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Have we set our course with Iraq?

Discussion in 'Off-Topic' started by Technetium, Mar 4, 2004.

  1. Technetium

    Technetium IncGamers Member

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    Have we set our course with Iraq?

    I was thinking today about the current state of things in Iraq. We can argue (and have already) all we want about whether or not the war was justified. But even if Bush was wrong about it, it doesn't change the fact that we are where we are now.

    Two things really struck me recently. On the one hand, it seems that there actually are going to be elections in Iraq. On the other hand, terrorists are now killing Muslims instead of just trying to focus on foreign soldiers. The attack yesterday was specifically against Shiite Muslims and killed over 200 people. In response to it, Al Qaeda said that Shiites are "infidels." Obviously it is quite complicated. In addition, reports I've heard on the news seem pretty clear now that terrorists are entering Iraq from neighboring countries.

    So my question is, have we bound ourselves, rightfully or not, to a course that we can't afford to waver from? It is going to be very hard to establish the new Iraqi government with more terrorist attacks like this. If we back out completely from Iraq (as some on the liberal side seem to want), they don't stand a chance. The easiest way to make sure that the war was truly for nothing would be to do that and let the seeds of democracy burn up in terrorism.

    The only solution I can really see is that we might have no choice but to continue with what we started in Iraq and Afghanistan, and take out terrorism in the other Middle-Eastern countries where it still flourishes. As long as the camps in places like Syria and Iran continue to run unfettered, I see no way that we can stop the terrorists from flowing into Iraq.

    There should be obvious reasons why I don't like this solution. For one thing, it does give me one reason at least to consider Bush for reelection, as he would be the sort to actually go and do all of that, while Kerry would probably end up trying to keep the damage to a minimum (which would be similar to what things are like now) and not deal with enlarging the campaign against terrorism.
     
  2. Munch

    Munch IncGamers Member

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    I specifically remember several conservatives posters on this board declare that the US policy should be to pull our troops completely out, since their job of liberation was complete. So don't say "some on the liberal side" without telling the whole story.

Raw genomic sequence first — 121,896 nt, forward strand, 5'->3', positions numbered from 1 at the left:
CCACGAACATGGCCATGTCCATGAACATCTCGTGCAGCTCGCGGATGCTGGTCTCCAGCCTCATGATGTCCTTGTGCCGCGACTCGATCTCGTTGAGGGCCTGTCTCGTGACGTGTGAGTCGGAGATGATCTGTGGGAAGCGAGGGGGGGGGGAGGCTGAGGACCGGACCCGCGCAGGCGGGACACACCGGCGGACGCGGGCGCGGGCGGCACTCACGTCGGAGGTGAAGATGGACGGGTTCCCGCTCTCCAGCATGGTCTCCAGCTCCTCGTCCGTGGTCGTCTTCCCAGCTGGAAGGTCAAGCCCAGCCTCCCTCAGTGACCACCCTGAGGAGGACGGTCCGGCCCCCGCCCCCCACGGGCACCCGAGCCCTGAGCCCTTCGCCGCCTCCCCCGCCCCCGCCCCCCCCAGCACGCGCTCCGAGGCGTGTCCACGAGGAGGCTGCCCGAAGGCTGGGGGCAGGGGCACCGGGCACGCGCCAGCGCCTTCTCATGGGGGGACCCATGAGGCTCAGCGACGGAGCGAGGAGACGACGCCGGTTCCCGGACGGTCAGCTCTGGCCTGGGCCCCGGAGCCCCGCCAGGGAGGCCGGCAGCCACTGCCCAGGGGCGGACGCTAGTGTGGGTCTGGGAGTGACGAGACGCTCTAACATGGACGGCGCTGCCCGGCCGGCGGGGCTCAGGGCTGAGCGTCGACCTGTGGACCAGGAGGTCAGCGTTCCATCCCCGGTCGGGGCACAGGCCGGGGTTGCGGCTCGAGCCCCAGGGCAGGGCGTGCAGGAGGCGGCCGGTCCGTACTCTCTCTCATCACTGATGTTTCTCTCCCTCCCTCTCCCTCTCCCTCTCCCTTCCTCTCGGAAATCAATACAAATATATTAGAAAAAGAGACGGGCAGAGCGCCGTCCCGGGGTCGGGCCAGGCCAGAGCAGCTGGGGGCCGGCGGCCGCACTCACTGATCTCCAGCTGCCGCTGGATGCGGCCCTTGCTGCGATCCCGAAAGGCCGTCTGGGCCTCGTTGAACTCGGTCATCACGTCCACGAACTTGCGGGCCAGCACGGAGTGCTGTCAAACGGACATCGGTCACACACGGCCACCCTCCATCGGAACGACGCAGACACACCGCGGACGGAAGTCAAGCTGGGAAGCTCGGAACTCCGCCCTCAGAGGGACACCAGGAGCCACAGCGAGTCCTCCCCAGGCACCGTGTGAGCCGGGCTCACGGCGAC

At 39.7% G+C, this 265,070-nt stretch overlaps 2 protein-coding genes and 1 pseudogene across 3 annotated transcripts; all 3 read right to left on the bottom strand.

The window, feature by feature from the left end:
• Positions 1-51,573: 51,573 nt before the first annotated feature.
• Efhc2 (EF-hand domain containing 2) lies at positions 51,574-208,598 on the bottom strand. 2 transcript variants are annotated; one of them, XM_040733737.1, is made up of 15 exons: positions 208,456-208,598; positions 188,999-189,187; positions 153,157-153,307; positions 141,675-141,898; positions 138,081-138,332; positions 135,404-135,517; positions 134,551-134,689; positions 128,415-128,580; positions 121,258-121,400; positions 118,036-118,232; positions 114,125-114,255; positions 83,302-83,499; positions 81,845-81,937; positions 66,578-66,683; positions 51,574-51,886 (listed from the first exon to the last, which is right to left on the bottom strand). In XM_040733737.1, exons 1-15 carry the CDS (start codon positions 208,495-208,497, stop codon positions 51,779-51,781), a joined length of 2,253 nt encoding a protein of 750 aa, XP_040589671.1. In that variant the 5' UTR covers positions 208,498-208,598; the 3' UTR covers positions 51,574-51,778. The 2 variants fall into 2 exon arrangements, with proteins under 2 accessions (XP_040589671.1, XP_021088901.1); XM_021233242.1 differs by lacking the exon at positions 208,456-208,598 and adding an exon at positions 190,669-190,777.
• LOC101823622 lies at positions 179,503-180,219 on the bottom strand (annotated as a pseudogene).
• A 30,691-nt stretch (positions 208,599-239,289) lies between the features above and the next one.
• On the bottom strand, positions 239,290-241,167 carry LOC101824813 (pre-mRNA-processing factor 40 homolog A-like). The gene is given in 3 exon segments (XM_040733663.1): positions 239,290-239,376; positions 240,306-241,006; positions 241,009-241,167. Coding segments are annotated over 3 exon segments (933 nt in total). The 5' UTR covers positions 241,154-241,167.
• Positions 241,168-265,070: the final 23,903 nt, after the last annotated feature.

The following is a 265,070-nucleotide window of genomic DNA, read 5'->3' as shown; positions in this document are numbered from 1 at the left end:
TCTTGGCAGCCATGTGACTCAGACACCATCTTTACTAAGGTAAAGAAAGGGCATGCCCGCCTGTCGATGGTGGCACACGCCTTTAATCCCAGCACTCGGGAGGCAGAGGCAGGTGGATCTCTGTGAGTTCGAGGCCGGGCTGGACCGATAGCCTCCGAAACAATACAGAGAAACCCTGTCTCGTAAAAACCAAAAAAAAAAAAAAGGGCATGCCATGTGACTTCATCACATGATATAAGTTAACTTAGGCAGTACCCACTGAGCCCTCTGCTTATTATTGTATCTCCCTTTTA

3. Technetium

    Technetium IncGamers Member

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    Oh, I didn't mean when the job is complete. I meant immediately, even if the job isn't complete.
     
  4. Damascus

    Damascus IncGamers Member

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    Isn't the "liberation" kinda complete?
     
  5. Technetium

    Technetium IncGamers Member

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    Alright, I'll take back the comment about liberals trying to get us to pull out ahead of time. It wasn't the point of my post anyways. The point is that I want to see suggestions of where we can realistically expect to go from here on.
     
  6. Damascus

    Damascus IncGamers Member

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    "Two nations are enough to rebuild for now, wouldn't you say?"
     
  7. Carnage-DVS

    Carnage-DVS IncGamers Member

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    I expect that if America pulls out without helping rebuild the country in anyway, the international outroar will be far greater than when it actually attacked Iraq. Or I could be wrong.
     
  8. Damascus

    Damascus IncGamers Member

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    That's not the point. The liberation aspect is over, now it's rebuilding. There is no one left to "liberate"
     
  9. Carnage-DVS

    Carnage-DVS IncGamers Member

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    Heh I love the exclamation marks.
     
  10. Suicidal Zebra

    Suicidal Zebra IncGamers Member

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    Indeed, something that I have been saying for months now... *sigh*

    Personally, I feel that elections were always likely in Iraq at some stage. However, until recently a timetable had never been obvious, with vague references to a June power handover but continued presence for some time, and elections as and when. Sure, we all knew that it wasn't going to be quick, but some indication that there was preparation for the eventuality and a plan to put into place would have been nice. The hushed whispers of moves towards a constitution and elections are nice, but I am not holding my breath just yet.